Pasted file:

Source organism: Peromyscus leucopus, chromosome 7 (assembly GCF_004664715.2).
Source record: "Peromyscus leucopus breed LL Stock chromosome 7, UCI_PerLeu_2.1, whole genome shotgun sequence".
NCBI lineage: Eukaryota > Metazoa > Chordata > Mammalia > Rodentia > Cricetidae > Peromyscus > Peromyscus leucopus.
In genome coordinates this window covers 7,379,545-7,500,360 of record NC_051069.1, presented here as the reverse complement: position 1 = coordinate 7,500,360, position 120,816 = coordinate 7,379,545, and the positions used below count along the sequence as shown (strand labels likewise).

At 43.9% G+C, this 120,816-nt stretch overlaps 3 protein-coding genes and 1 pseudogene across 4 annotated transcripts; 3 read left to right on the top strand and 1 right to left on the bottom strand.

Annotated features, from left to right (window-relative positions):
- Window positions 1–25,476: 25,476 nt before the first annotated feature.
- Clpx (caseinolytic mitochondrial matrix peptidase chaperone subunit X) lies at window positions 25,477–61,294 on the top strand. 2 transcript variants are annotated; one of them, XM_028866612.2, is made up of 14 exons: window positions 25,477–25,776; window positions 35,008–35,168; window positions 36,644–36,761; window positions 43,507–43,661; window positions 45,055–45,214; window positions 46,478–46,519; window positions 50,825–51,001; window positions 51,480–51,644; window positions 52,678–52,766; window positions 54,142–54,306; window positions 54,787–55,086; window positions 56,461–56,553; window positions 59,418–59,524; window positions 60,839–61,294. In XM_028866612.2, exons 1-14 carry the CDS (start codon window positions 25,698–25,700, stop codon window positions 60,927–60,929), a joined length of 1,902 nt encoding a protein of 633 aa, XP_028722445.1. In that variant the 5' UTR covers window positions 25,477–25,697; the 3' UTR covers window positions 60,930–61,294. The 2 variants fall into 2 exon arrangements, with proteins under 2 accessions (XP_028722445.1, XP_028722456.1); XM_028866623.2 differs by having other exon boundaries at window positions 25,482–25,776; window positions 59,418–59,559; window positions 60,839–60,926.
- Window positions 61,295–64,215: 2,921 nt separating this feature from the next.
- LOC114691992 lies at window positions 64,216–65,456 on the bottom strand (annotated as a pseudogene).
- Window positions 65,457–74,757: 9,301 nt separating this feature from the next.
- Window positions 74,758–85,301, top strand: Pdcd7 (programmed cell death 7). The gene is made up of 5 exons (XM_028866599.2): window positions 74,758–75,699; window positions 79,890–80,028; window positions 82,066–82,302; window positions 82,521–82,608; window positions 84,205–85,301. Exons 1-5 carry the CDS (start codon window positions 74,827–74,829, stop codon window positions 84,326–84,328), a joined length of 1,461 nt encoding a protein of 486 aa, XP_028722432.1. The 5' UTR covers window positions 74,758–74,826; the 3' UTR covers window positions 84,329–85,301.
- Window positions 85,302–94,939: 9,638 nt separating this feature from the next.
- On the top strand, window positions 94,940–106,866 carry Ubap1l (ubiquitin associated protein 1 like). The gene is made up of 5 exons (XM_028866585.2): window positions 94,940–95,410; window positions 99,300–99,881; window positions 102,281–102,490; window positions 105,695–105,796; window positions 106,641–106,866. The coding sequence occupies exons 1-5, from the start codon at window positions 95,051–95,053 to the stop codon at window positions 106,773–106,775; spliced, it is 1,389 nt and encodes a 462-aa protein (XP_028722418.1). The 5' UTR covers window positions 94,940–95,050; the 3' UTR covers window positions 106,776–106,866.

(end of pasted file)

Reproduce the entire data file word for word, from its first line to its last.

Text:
Source organism: Peromyscus leucopus, chromosome 7 (assembly GCF_004664715.2).
Source record: "Peromyscus leucopus breed LL Stock chromosome 7, UCI_PerLeu_2.1, whole genome shotgun sequence".
NCBI lineage: Eukaryota > Metazoa > Chordata > Mammalia > Rodentia > Cricetidae > Peromyscus > Peromyscus leucopus.
In genome coordinates this window covers 7,379,545-7,500,360 of record NC_051069.1, presented here as the reverse complement: position 1 = coordinate 7,500,360, position 120,816 = coordinate 7,379,545, and the positions used below count along the sequence as shown (strand labels likewise).

At 43.9% G+C, this 120,816-nt stretch overlaps 3 protein-coding genes and 1 pseudogene across 4 annotated transcripts; 3 read left to right on the top strand and 1 right to left on the bottom strand.

Annotated features, from left to right (window-relative positions):
- Window positions 1–25,476: 25,476 nt before the first annotated feature.
- Clpx (caseinolytic mitochondrial matrix peptidase chaperone subunit X) lies at window positions 25,477–61,294 on the top strand. 2 transcript variants are annotated; one of them, XM_028866612.2, is made up of 14 exons: window positions 25,477–25,776; window positions 35,008–35,168; window positions 36,644–36,761; window positions 43,507–43,661; window positions 45,055–45,214; window positions 46,478–46,519; window positions 50,825–51,001; window positions 51,480–51,644; window positions 52,678–52,766; window positions 54,142–54,306; window positions 54,787–55,086; window positions 56,461–56,553; window positions 59,418–59,524; window positions 60,839–61,294. In XM_028866612.2, exons 1-14 carry the CDS (start codon window positions 25,698–25,700, stop codon window positions 60,927–60,929), a joined length of 1,902 nt encoding a protein of 633 aa, XP_028722445.1. In that variant the 5' UTR covers window positions 25,477–25,697; the 3' UTR covers window positions 60,930–61,294. The 2 variants fall into 2 exon arrangements, with proteins under 2 accessions (XP_028722445.1, XP_028722456.1); XM_028866623.2 differs by having other exon boundaries at window positions 25,482–25,776; window positions 59,418–59,559; window positions 60,839–60,926.
- Window positions 61,295–64,215: 2,921 nt separating this feature from the next.
- LOC114691992 lies at window positions 64,216–65,456 on the bottom strand (annotated as a pseudogene).
- Window positions 65,457–74,757: 9,301 nt separating this feature from the next.
- Window positions 74,758–85,301, top strand: Pdcd7 (programmed cell death 7). The gene is made up of 5 exons (XM_028866599.2): window positions 74,758–75,699; window positions 79,890–80,028; window positions 82,066–82,302; window positions 82,521–82,608; window positions 84,205–85,301. Exons 1-5 carry the CDS (start codon window positions 74,827–74,829, stop codon window positions 84,326–84,328), a joined length of 1,461 nt encoding a protein of 486 aa, XP_028722432.1. The 5' UTR covers window positions 74,758–74,826; the 3' UTR covers window positions 84,329–85,301.
- Window positions 85,302–94,939: 9,638 nt separating this feature from the next.
- On the top strand, window positions 94,940–106,866 carry Ubap1l (ubiquitin associated protein 1 like). The gene is made up of 5 exons (XM_028866585.2): window positions 94,940–95,410; window positions 99,300–99,881; window positions 102,281–102,490; window positions 105,695–105,796; window positions 106,641–106,866. The coding sequence occupies exons 1-5, from the start codon at window positions 95,051–95,053 to the stop codon at window positions 106,773–106,775; spliced, it is 1,389 nt and encodes a 462-aa protein (XP_028722418.1). The 5' UTR covers window positions 94,940–95,050; the 3' UTR covers window positions 106,776–106,866.